Nicolas Rapold
Select another critic »
For 254 reviews, this critic has graded:
  • 30% higher than the average critic
  • 6% same as the average critic
  • 64% lower than the average critic
On average, this critic grades 6 points lower than other critics. (0-100 point scale)

Nicolas Rapold's Scores

  • Movies
  • TV
Average review score: 54
Highest review score: 100 These Birds Walk
Lowest review score: 0 Neander-Jin: The Return of the Neanderthal Man
Score distribution:
  1. Positive: 70 out of 254
  2. Negative: 28 out of 254
254 movie reviews
    • 73 Metascore
    • 100 Nicolas Rapold
    Mr. Nance turns his thought into a performance of vulnerability that’s all too relatable in its indulgences. It has heart without becoming cloying.
    • 82 Metascore
    • 100 Nicolas Rapold
    The filmmakers record the flash of youth’s headlong energies, its bumps and bruises, and its melancholies and brilliant chaos.
    • 86 Metascore
    • 90 Nicolas Rapold
    Let the Fire Burn relentlessly sustains its tragic momentum.
    • 78 Metascore
    • 90 Nicolas Rapold
    The bravery of Ms. Baumane’s own coping methods (which some may disagree with) brings her tough-minded film to a cleareyed, forward-looking conclusion that doesn’t lose sight of her demons.
    • 69 Metascore
    • 80 Nicolas Rapold
    Though floridly written and relentlessly scored, the film's dramas are more persuasively framed than many human ones, going so far as to include multiple flashbacks.
    • 65 Metascore
    • 80 Nicolas Rapold
    Colman's performance comes as a revelation.
    • 81 Metascore
    • 80 Nicolas Rapold
    The pacing and performances are more organic than in most horror.
    • 76 Metascore
    • 80 Nicolas Rapold
    Mr. Sallitt lays down a customarily restrained mode of acting (the kind that somehow seems less flat and more natural in French cinema), but it’s in the service of a rare lucidity about feeling.
    • 73 Metascore
    • 80 Nicolas Rapold
    Shola Lynch’s documentary about Angela Davis, the activist and beacon of counterculture radicalism, is a snappily edited, archivally wallpapered recollection of fearless behavior in the face of an antsy establishment. But it’s equally significant as a pointed act of retelling.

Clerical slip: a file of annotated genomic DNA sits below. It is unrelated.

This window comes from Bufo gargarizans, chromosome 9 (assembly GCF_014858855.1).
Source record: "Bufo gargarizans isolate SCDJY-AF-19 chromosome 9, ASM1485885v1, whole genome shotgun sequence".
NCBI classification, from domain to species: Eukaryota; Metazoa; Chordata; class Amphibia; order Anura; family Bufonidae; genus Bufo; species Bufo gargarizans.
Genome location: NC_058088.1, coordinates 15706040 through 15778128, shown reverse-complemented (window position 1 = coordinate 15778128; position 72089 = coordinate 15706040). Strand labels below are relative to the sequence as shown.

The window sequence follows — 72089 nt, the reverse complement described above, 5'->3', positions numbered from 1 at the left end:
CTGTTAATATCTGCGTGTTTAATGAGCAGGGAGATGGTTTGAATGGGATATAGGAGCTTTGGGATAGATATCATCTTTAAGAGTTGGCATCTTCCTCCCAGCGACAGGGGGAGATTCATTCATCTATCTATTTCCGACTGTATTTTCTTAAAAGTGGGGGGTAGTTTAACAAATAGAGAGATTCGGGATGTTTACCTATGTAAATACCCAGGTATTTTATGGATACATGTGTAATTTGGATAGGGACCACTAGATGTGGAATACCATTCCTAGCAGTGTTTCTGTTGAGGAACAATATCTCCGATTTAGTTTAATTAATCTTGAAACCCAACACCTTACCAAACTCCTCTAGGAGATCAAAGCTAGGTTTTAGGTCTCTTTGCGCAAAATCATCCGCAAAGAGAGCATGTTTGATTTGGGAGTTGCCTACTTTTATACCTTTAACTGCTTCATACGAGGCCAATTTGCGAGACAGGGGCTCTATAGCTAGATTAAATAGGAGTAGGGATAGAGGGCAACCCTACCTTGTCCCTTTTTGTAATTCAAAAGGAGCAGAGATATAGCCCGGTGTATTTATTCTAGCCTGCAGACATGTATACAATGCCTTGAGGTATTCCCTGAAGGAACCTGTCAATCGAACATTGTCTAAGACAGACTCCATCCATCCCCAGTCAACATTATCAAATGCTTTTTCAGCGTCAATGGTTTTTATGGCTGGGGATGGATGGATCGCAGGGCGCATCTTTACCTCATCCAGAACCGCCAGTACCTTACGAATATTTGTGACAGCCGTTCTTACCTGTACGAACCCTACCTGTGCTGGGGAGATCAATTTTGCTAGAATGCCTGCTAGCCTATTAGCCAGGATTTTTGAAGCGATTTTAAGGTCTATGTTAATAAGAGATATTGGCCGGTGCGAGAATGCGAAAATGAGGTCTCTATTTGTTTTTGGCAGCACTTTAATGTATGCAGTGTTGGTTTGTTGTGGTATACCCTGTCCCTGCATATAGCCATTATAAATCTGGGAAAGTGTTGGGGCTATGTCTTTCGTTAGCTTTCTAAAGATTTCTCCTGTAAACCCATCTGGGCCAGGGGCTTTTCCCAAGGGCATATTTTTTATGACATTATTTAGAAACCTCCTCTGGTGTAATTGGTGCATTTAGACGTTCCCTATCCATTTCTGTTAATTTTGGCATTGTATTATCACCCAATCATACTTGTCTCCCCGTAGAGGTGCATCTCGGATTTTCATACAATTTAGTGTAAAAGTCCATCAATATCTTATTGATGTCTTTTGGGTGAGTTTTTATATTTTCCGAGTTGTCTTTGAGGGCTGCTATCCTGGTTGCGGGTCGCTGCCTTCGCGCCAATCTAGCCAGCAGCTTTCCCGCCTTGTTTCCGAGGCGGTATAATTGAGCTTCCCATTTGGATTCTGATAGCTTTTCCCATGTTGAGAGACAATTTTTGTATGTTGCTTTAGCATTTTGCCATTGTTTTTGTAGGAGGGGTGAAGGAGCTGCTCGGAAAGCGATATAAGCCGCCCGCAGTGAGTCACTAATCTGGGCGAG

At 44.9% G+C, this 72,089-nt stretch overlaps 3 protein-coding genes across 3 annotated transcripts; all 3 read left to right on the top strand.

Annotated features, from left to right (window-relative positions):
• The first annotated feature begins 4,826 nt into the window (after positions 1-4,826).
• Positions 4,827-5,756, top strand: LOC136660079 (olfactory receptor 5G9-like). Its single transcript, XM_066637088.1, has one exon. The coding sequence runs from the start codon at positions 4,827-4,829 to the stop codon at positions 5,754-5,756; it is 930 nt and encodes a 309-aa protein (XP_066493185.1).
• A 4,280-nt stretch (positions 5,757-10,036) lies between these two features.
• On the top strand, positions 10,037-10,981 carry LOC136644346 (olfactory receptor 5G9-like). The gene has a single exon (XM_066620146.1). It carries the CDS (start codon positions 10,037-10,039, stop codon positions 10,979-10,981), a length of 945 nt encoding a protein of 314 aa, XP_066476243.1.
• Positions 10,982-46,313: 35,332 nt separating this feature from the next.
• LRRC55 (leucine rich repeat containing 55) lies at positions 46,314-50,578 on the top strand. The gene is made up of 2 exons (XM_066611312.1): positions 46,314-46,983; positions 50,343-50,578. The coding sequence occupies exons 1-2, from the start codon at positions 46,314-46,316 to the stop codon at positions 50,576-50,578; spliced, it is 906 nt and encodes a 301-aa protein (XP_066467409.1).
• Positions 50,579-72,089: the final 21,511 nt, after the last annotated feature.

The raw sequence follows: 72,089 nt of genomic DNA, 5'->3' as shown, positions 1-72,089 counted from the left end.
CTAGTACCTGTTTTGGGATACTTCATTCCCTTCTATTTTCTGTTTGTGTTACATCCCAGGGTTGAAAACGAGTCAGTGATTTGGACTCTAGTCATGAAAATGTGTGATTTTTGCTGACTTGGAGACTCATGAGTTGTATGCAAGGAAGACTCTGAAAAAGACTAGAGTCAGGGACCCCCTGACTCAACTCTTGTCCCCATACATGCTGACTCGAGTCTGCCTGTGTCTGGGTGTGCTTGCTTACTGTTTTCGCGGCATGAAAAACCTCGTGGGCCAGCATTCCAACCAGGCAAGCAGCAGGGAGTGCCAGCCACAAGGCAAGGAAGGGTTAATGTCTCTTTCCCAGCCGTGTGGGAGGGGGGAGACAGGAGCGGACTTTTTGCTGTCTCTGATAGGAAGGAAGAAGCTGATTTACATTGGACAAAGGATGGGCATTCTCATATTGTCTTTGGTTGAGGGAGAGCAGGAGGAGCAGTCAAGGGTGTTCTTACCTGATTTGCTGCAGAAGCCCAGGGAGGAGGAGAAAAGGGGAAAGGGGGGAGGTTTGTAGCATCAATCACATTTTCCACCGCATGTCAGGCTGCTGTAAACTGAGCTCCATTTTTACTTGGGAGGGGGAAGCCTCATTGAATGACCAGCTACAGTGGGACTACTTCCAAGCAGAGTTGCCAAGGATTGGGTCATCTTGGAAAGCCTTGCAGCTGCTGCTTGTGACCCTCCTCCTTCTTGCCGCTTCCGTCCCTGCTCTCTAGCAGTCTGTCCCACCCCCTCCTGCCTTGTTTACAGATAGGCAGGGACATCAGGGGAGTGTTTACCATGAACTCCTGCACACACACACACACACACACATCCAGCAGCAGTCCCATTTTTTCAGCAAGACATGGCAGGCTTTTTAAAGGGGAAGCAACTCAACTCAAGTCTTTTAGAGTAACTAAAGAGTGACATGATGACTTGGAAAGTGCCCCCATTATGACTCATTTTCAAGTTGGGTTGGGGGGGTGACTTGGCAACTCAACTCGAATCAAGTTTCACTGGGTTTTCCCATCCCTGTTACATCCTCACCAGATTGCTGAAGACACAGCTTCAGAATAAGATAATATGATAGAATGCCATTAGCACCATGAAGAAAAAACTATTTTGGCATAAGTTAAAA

• 63 Metascore
    • 80 Nicolas Rapold
    It’s the no-nonsense filmmaking, seamlessly integrating even dreams and visions, that keeps us fixed on the bold line of the student’s trajectory, all the way through to a transcendent ending.
    • 77 Metascore
    • 80 Nicolas Rapold
    A Band Called Death is more concerned with bringing out the personal connections behind their driven music than with insisting upon the group’s distinction in the perennial music history search for oddities and firsts.
    • 82 Metascore
    • 80 Nicolas Rapold
    Mr. Ponsoldt ably charts a journey through the high stakes of adolescence, with both Sutter and Mr. Teller showing great promise.
    • 94 Metascore
    • 80 Nicolas Rapold
    Mr. Berliner’s film bravely brings us to the edge of language and experience.
    • 83 Metascore
    • 80 Nicolas Rapold
    This static documentary portrait relies on the usual panning over photos and tag-team interviews, but the format, like the radio length of a song, doesn’t get in the way of its subject’s heart.
    • 83 Metascore
    • 80 Nicolas Rapold
    Mr. Miyazaki renders Jiro’s life and dreams with lyrical elegance and aching poignancy.
    • 89 Metascore
    • 80 Nicolas Rapold